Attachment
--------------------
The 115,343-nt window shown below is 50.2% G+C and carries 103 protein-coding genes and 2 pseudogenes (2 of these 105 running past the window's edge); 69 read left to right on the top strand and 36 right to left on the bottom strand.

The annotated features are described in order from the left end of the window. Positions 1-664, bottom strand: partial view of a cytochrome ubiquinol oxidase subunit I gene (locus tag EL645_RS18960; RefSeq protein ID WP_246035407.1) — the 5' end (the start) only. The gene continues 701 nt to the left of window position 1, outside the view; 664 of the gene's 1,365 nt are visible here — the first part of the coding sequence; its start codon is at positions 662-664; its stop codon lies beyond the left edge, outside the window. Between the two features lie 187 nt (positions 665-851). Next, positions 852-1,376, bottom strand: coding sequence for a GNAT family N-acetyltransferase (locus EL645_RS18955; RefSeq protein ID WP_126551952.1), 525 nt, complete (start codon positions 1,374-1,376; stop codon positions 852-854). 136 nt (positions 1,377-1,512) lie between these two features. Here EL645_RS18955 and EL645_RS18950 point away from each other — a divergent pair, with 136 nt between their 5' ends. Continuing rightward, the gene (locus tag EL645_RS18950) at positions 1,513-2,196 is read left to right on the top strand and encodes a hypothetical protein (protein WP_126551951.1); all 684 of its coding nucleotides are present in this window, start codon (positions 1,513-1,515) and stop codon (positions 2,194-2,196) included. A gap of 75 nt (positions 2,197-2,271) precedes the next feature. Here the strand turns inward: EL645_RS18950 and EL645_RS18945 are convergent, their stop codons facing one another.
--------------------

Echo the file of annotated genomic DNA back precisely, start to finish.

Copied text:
The 115,343-nt window shown below is 50.2% G+C and carries 103 protein-coding genes and 2 pseudogenes (2 of these 105 running past the window's edge); 69 read left to right on the top strand and 36 right to left on the bottom strand.

The annotated features are described in order from the left end of the window. Positions 1-664, bottom strand: partial view of a cytochrome ubiquinol oxidase subunit I gene (locus tag EL645_RS18960; RefSeq protein ID WP_246035407.1) — the 5' end (the start) only. The gene continues 701 nt to the left of window position 1, outside the view; 664 of the gene's 1,365 nt are visible here — the first part of the coding sequence; its start codon is at positions 662-664; its stop codon lies beyond the left edge, outside the window. Between the two features lie 187 nt (positions 665-851). Next, positions 852-1,376, bottom strand: coding sequence for a GNAT family N-acetyltransferase (locus EL645_RS18955; RefSeq protein ID WP_126551952.1), 525 nt, complete (start codon positions 1,374-1,376; stop codon positions 852-854). 136 nt (positions 1,377-1,512) lie between these two features. Here EL645_RS18955 and EL645_RS18950 point away from each other — a divergent pair, with 136 nt between their 5' ends. Continuing rightward, the gene (locus tag EL645_RS18950) at positions 1,513-2,196 is read left to right on the top strand and encodes a hypothetical protein (protein WP_126551951.1); all 684 of its coding nucleotides are present in this window, start codon (positions 1,513-1,515) and stop codon (positions 2,194-2,196) included. A gap of 75 nt (positions 2,197-2,271) precedes the next feature. Here the strand turns inward: EL645_RS18950 and EL645_RS18945 are convergent, their stop codons facing one another.